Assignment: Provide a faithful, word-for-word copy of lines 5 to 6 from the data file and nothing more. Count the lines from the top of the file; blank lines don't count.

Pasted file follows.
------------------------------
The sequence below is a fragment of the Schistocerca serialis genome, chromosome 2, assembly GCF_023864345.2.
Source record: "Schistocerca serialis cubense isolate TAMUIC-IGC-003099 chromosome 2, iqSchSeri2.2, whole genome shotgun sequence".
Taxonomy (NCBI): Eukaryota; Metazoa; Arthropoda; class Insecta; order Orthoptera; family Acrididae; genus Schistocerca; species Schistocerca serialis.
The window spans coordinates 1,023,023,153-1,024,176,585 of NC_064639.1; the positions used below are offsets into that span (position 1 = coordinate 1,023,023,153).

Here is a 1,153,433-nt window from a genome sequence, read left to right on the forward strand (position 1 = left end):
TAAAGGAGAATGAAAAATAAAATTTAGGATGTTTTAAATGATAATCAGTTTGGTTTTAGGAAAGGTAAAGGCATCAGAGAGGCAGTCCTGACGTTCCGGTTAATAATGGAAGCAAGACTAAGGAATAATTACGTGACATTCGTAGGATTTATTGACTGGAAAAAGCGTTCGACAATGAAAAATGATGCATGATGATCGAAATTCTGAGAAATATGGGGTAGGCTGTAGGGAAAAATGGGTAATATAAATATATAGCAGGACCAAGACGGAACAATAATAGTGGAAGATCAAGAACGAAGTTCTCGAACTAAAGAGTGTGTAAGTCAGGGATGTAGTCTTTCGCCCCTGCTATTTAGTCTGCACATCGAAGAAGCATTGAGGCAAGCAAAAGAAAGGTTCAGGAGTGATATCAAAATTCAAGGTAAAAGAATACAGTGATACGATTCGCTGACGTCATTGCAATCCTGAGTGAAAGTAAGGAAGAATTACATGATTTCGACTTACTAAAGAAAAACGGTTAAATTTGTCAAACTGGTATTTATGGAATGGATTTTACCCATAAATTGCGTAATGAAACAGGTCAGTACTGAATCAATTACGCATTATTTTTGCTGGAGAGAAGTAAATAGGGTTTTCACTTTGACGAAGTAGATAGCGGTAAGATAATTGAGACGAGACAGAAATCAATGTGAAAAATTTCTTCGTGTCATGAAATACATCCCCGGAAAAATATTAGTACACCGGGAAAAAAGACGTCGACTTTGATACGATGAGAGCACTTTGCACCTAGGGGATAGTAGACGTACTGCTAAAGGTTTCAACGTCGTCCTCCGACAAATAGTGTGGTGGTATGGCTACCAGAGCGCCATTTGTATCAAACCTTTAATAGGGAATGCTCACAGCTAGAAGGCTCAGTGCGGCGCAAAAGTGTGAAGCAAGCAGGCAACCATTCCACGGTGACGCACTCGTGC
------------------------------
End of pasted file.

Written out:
Here is a 1,153,433-nt window from a genome sequence, read left to right on the forward strand (position 1 = left end):
TAAAGGAGAATGAAAAATAAAATTTAGGATGTTTTAAATGATAATCAGTTTGGTTTTAGGAAAGGTAAAGGCATCAGAGAGGCAGTCCTGACGTTCCGGTTAATAATGGAAGCAAGACTAAGGAATAATTACGTGACATTCGTAGGATTTATTGACTGGAAAAAGCGTTCGACAATGAAAAATGATGCATGATGATCGAAATTCTGAGAAATATGGGGTAGGCTGTAGGGAAAAATGGGTAATATAAATATATAGCAGGACCAAGACGGAACAATAATAGTGGAAGATCAAGAACGAAGTTCTCGAACTAAAGAGTGTGTAAGTCAGGGATGTAGTCTTTCGCCCCTGCTATTTAGTCTGCACATCGAAGAAGCATTGAGGCAAGCAAAAGAAAGGTTCAGGAGTGATATCAAAATTCAAGGTAAAAGAATACAGTGATACGATTCGCTGACGTCATTGCAATCCTGAGTGAAAGTAAGGAAGAATTACATGATTTCGACTTACTAAAGAAAAACGGTTAAATTTGTCAAACTGGTATTTATGGAATGGATTTTACCCATAAATTGCGTAATGAAACAGGTCAGTACTGAATCAATTACGCATTATTTTTGCTGGAGAGAAGTAAATAGGGTTTTCACTTTGACGAAGTAGATAGCGGTAAGATAATTGAGACGAGACAGAAATCAATGTGAAAAATTTCTTCGTGTCATGAAATACATCCCCGGAAAAATATTAGTACACCGGGAAAAAAGACGTCGACTTTGATACGATGAGAGCACTTTGCACCTAGGGGATAGTAGACGTACTGCTAAAGGTTTCAACGTCGTCCTCCGACAAATAGTGTGGTGGTATGGCTACCAGAGCGCCATTTGTATCAAACCTTTAATAGGGAATGCTCACAGCTAGAAGGCTCAGTGCGGCGCAAAAGTGTGAAGCAAGCAGGCAACCATTCCACGGTGACGCACTCGTGC